Holidays can be hectic and busy for grown-ups but our children can become bored quickly. I encourage my clients and my own children to limit screen time and be creative. Children of all ages learn skills by engaging in play. When children are not asleep they are learning about their environment through various play activities. Completing the tasks of building blocks, working a puzzle, and drawing pictures will yield skills and build connections in the brain that the child will use throughout his lifetime. This year I’d love to help you with activities that fill fun and functional requirements for your child.
Practically every home has Legos or a set of building blocks. Create models for your children and ask them to duplicate your creations. You can provide complex models or simple ones for younger children. Using the hands and eyes together involves visual-motor skills. They are important for everything from writing to self-care tasks. This task can be switched so that children create models for parents to follow.
–Pool noodles are commonly found at dollar stores and are super cheap. Their possibilities are endless. Children can jump over them as part of an obstacle course. They can be cut in half and taped or velcroed to the wall. Kids can create a water maze by arranging the position of the noodles on the wall. Another use for them is as limbo poles if they are held up either by chairs or older friends. Kids can either play limbo with them OR crawl under them in the quadruped (crawling) position. This helps to build core muscle strength which will later be used for completing school tasks seated at the desk. Also, cut in half, pool noodles can be used as balance beams for young kids. Work in bare feet to make this task easier.
Check out our must-have movement cards. Over 200 activities to use for your home, clinic, and classroom.
—Remember that heavy work is calming. Include activities and chores such as moving chairs, setting the table for the meal picking up and placing dirty clothes into a basket and carrying the loaded basket into the laundry room, or vacuuming. They are great ways to encourage children to help to prepare for the party. Using a push broom is great for older children as they sweep up snow or fallen leaves to clear a path for holiday guests.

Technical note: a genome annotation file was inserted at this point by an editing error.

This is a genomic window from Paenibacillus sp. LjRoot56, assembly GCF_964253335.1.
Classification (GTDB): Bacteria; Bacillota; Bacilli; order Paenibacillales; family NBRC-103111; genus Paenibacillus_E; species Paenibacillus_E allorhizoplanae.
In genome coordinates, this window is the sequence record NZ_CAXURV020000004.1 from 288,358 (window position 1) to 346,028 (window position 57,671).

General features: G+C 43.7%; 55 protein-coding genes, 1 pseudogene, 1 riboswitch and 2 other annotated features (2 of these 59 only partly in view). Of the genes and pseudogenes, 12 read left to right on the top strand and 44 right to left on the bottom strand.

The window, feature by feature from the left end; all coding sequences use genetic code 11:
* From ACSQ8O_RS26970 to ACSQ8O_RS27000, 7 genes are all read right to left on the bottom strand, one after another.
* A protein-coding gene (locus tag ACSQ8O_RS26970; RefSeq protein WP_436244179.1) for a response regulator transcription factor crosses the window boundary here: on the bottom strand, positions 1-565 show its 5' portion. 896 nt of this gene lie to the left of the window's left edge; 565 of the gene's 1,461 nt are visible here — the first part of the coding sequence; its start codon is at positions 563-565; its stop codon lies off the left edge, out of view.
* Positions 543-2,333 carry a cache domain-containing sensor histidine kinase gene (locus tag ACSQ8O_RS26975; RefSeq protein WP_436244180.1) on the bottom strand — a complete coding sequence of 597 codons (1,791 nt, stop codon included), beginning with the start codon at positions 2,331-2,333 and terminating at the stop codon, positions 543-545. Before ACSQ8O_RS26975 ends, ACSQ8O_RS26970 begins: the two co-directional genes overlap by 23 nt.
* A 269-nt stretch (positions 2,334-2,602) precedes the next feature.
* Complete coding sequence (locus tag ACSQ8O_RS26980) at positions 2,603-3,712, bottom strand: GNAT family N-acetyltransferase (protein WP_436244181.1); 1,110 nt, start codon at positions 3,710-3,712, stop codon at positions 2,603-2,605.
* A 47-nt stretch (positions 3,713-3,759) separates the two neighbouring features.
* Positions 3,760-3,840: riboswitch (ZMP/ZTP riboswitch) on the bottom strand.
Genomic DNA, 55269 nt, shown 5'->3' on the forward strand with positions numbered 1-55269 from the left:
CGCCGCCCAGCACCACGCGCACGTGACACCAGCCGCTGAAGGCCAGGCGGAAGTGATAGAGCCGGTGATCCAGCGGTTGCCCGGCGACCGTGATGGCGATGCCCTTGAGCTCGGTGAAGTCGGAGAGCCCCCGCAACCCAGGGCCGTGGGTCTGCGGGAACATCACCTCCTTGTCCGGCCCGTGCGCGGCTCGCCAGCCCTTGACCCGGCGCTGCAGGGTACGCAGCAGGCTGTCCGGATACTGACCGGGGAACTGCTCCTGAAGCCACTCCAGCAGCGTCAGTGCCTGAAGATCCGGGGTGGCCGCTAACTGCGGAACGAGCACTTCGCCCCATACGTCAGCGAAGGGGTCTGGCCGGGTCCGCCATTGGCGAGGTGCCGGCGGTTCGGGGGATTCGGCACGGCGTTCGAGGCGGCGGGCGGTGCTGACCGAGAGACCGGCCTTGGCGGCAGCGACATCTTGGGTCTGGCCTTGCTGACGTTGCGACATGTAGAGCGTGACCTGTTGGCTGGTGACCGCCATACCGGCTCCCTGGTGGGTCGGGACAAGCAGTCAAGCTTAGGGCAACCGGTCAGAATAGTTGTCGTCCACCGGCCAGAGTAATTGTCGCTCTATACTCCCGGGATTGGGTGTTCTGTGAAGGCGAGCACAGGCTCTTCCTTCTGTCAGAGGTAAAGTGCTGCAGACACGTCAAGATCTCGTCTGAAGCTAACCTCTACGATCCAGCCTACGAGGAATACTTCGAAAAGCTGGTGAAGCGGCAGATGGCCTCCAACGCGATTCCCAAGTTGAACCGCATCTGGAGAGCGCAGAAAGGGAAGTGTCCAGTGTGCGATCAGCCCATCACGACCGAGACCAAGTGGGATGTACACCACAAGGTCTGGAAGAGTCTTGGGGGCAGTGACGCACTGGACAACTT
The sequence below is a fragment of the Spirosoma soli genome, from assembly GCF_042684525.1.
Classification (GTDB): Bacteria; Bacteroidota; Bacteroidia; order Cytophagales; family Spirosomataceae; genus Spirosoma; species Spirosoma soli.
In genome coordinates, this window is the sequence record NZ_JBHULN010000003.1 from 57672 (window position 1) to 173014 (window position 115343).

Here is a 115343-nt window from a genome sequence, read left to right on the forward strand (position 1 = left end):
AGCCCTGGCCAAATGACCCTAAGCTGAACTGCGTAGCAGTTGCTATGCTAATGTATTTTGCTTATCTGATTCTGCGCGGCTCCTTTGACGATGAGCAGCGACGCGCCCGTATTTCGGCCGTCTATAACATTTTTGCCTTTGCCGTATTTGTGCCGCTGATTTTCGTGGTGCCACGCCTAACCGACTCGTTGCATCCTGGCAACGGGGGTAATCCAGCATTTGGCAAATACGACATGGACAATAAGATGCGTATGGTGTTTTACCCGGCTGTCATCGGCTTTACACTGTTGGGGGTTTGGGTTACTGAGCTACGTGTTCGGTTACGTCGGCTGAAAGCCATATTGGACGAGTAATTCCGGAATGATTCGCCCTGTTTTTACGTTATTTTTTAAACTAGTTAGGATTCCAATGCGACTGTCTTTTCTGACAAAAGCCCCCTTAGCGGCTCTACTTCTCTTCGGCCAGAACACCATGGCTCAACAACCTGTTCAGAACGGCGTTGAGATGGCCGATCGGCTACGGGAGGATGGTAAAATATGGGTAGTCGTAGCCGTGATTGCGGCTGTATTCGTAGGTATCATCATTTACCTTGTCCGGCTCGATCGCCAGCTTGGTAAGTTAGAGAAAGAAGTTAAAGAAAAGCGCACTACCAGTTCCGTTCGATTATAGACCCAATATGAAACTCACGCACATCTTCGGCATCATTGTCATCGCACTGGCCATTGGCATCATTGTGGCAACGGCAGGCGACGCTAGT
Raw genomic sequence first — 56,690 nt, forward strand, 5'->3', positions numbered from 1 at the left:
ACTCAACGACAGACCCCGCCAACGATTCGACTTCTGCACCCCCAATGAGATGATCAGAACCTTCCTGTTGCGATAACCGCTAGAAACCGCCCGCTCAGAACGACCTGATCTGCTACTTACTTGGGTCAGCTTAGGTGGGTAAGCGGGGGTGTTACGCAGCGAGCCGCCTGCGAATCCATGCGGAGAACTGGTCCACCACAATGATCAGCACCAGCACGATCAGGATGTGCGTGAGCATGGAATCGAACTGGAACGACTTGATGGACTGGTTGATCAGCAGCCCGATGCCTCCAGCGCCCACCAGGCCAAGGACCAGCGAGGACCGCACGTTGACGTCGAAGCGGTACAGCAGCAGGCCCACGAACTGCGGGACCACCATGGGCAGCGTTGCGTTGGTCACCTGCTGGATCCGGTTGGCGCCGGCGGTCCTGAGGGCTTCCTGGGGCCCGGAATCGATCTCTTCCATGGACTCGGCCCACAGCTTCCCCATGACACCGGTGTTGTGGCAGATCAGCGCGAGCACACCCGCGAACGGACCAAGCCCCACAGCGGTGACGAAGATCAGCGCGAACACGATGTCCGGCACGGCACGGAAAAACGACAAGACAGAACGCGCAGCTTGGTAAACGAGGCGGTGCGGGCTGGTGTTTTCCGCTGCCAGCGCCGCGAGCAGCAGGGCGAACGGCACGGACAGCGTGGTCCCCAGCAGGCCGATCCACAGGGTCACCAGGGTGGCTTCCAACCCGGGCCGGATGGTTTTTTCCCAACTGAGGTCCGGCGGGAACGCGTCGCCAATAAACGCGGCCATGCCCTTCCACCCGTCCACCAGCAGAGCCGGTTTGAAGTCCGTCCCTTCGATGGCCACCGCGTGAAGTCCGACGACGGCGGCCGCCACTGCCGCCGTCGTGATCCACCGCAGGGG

—Punch holes into Holiday cards with a one-hole puncher. Gather up ribbon, string, or twine and lace the holes. The results can be quite pretty and could be given as gifts to family and friends! When children use their hands together (bilateral integration), they build skills used throughout their lifetime. Additionally, while holding the string, kids refine fine motor skills. For additional fine motor work, use red and white pipe cleaners/chenille stems and show kids how to twist them together to create candy canes! Make an example for them and watch them fall in love with this activity!
—Use paper, pillows, small tents, boxes to create a sensory hideout! Often children feel overwhelmed during the holidays and busy times. Add pillows, blankets, and stuffed animals to give kids the cozy feeling. Adding Lycra fabric in which kids can roll up and wrap themselves in adds awesome proprioceptive input. My kids love having a flashlight in their cozy space.
—Download our FREE Conversation Starter Cards. Sometimes kids with communication delays need some extra help in social situations. Giving kids our cards helps to start great conversations and adds fun too!
With a little creativity, many activities can be fun and therapeutic! Be creative and use objects found in your own home or at the dollar store to keep the budget low. Play with your child and the memories you make together will last a lifetime!